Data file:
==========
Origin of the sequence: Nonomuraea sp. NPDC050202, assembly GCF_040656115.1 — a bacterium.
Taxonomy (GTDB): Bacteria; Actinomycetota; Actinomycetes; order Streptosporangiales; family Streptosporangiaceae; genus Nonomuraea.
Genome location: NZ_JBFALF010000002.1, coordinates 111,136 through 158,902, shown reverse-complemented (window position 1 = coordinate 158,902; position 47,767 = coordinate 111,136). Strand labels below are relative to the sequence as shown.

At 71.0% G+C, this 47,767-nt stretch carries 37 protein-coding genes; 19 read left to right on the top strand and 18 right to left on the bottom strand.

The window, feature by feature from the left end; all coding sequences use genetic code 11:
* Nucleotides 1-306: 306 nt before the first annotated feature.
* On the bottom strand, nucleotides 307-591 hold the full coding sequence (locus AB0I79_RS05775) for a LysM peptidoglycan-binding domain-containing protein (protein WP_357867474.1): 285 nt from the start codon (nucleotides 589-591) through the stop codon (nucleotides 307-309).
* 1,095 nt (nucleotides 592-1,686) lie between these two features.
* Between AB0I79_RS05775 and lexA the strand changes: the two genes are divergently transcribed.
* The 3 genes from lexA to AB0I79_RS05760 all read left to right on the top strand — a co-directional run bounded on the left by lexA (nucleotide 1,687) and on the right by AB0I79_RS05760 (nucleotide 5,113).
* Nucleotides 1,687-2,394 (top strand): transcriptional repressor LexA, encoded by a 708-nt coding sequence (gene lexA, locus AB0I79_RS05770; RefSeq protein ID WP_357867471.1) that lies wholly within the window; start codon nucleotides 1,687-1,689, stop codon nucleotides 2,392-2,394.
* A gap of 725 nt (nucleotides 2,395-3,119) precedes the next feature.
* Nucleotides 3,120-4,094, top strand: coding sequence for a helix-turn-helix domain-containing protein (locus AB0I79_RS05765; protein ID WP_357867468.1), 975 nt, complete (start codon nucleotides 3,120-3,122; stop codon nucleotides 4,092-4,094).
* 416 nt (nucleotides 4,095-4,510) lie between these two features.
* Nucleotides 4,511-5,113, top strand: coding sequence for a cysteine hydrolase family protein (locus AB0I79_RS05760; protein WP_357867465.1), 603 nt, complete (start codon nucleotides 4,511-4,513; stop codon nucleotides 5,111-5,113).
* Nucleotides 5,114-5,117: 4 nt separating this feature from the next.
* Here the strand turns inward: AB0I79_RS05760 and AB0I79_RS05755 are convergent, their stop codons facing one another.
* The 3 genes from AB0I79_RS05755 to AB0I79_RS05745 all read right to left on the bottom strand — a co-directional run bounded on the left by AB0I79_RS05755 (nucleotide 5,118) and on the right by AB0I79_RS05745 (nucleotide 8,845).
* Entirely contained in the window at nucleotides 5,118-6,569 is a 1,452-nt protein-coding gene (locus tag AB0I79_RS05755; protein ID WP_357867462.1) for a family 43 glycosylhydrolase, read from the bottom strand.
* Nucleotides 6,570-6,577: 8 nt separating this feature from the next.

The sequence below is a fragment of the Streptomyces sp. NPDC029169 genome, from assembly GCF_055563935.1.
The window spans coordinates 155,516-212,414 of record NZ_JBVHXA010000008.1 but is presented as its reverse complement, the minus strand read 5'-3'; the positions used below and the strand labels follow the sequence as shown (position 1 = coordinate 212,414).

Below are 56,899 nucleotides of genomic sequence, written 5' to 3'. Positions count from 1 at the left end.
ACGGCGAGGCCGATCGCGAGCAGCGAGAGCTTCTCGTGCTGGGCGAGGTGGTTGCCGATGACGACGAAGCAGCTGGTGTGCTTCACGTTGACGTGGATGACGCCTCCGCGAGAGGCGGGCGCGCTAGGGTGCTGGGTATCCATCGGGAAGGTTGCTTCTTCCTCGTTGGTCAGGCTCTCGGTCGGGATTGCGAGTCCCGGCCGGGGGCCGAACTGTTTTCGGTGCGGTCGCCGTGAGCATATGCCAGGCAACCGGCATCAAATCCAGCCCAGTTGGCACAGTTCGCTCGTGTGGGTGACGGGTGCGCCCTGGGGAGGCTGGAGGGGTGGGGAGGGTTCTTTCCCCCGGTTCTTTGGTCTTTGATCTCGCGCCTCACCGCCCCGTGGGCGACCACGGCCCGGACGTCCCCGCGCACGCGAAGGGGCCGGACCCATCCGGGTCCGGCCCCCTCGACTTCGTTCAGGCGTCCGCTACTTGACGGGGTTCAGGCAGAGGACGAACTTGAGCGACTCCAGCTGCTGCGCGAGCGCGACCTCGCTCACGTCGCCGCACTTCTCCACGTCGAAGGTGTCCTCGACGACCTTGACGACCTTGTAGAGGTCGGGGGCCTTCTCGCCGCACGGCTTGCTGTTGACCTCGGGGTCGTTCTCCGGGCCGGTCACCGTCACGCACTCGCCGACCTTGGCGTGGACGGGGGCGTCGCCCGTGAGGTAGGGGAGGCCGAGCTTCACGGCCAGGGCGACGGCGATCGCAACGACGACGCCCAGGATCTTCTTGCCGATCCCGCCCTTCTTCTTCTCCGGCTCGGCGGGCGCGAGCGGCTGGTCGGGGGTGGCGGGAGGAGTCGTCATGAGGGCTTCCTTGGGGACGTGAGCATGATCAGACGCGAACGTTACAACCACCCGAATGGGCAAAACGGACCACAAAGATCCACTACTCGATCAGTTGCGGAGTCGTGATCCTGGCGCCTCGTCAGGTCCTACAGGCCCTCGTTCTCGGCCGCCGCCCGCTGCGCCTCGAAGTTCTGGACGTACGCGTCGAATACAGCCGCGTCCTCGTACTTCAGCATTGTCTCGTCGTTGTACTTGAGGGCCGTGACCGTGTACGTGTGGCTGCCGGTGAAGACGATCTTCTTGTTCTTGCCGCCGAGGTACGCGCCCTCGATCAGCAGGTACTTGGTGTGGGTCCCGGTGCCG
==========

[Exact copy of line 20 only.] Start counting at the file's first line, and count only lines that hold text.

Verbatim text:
* Nucleotides 6,570-6,577: 8 nt separating this feature from the next.